Article (Preprint) (692 Kb) - Free access
Women's substantive representation: defending feminist interests or women's electoral preferences?
|Published in||The Journal of Legislative Studies. 2015, vol. 21, no. 2, p. 144-167|
|Abstract||To what extent does the inclusion of marginalized groups in policymaking institutions influence policy outcomes? This article examines whether and under which conditions female legislators are more likely to represent women's interests compared to male legislators. Building on the literature on women's substantive representation, it is argued that the advocacy of women's interests by female representatives depends on a number of factors, namely party affiliation, contact with women's organizations, electoral district, and seniority. This argument is evaluated using vote level fixed-effect models based on a unique dataset from a direct-democratic context which combines representatives voting behaviour, women's voting preferences, and recommendations from feminist groups. The findings show that female legislators defend feminist interests more than their male colleagues but that they only marginally respond to women's electoral preferences. Moreover, gender has its most visible effect within the populist party.|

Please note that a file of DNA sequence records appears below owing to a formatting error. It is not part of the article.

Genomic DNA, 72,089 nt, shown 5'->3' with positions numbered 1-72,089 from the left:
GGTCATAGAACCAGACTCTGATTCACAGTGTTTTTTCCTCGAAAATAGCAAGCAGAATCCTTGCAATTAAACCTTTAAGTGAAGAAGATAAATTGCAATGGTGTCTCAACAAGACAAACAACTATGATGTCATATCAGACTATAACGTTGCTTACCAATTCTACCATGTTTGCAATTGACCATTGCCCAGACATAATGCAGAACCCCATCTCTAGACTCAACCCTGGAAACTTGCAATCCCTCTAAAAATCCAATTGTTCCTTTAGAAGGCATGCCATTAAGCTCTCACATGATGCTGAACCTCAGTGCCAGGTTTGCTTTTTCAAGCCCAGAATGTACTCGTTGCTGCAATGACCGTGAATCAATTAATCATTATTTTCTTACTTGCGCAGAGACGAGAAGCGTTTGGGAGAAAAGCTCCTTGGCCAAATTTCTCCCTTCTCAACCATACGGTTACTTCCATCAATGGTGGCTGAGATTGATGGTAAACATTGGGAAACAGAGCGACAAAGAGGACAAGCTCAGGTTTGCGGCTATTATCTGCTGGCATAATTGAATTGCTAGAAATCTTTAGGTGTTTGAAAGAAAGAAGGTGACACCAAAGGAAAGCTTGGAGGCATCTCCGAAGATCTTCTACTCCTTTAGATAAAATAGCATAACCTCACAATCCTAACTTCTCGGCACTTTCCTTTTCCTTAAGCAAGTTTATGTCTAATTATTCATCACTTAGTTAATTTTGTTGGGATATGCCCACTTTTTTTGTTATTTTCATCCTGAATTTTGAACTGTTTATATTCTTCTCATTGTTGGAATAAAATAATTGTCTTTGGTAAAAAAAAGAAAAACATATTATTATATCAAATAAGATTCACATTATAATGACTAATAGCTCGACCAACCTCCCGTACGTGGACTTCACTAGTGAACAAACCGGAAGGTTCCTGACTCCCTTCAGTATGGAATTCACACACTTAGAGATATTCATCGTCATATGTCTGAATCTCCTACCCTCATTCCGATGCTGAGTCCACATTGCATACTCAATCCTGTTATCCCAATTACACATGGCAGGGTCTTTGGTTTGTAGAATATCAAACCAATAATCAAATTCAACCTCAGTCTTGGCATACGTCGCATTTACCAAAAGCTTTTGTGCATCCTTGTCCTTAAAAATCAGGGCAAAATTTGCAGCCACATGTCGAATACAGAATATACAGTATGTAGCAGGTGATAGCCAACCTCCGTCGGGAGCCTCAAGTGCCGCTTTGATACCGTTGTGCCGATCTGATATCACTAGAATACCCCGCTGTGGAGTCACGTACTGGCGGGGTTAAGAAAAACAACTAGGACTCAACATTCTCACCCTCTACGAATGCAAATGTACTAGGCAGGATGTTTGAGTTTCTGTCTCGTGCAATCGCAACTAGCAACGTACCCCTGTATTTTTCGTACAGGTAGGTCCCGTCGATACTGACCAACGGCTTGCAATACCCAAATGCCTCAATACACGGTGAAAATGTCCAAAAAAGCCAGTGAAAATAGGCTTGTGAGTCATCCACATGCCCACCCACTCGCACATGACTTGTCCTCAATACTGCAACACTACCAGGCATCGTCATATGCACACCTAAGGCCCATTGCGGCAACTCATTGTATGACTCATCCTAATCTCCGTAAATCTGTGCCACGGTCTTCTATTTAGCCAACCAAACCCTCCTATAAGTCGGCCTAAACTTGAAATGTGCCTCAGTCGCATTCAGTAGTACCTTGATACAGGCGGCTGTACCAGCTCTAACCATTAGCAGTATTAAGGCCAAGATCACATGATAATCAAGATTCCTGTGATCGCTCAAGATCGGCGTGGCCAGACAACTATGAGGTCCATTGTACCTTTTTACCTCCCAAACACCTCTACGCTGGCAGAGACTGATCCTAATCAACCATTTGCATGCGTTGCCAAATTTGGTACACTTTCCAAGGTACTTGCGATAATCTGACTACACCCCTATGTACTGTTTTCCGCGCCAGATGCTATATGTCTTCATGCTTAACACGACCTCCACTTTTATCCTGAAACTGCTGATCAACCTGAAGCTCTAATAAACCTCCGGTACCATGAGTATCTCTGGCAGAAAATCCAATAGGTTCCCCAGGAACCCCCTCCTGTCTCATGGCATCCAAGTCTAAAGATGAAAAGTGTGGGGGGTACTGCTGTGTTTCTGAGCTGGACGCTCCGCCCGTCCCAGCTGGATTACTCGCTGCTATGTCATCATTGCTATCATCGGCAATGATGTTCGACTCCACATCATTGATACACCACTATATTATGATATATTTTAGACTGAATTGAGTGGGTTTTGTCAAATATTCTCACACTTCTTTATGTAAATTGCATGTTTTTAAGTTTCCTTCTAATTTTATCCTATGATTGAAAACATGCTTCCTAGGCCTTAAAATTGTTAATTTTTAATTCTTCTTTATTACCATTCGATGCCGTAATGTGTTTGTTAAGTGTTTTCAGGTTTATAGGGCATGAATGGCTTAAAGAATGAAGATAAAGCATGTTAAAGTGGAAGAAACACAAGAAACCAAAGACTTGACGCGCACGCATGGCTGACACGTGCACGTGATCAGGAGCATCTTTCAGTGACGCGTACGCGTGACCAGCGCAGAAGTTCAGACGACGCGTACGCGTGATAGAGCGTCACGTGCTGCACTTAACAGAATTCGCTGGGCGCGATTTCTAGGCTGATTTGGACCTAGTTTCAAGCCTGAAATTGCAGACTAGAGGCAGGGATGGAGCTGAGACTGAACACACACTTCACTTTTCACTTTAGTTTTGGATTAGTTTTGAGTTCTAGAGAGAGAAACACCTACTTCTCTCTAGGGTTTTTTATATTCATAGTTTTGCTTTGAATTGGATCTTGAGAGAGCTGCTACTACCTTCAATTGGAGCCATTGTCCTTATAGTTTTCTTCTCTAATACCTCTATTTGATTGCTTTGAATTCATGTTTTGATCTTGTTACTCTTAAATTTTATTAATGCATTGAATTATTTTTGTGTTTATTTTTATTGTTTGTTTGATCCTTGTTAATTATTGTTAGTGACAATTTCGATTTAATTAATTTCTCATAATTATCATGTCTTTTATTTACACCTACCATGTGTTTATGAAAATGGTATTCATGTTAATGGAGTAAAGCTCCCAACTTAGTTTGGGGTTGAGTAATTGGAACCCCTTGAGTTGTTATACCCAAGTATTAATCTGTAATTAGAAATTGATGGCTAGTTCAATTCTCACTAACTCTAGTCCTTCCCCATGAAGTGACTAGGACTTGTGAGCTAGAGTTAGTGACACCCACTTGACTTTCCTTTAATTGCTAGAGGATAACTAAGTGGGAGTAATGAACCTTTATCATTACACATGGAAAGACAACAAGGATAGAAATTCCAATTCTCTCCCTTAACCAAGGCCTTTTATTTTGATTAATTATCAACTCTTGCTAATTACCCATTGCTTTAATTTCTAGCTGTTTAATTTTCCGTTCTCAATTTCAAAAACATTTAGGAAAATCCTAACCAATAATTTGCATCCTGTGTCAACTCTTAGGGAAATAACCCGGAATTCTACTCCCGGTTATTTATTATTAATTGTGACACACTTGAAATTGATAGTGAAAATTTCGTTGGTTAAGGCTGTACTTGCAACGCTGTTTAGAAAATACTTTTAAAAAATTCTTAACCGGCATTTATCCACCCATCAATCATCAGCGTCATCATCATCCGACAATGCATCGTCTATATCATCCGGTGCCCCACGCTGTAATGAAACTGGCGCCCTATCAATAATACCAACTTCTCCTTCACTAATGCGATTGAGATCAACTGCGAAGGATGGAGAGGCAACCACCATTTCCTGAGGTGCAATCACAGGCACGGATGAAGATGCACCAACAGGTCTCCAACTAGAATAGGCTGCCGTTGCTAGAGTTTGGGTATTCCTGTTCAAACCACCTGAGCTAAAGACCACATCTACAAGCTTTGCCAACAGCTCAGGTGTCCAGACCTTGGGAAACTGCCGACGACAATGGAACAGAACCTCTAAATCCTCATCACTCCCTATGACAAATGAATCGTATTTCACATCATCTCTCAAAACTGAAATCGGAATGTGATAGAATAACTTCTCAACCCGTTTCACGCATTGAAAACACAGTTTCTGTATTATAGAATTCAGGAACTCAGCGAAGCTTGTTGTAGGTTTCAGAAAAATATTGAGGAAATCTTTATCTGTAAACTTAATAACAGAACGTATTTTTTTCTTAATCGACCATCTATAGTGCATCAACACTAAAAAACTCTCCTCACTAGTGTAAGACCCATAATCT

|Keywords||Representation — Women's interests — Women's electoral preferences — Roll call votes — Switzerland|
|LLOREN, Anouk. Women's substantive representation: defending feminist interests or women's electoral preferences?. In: The Journal of Legislative Studies, 2015, vol. 21, n° 2, p. 144-167. doi: 10.1080/13572334.2014.966643 https://archive-ouverte.unige.ch/unige:31334|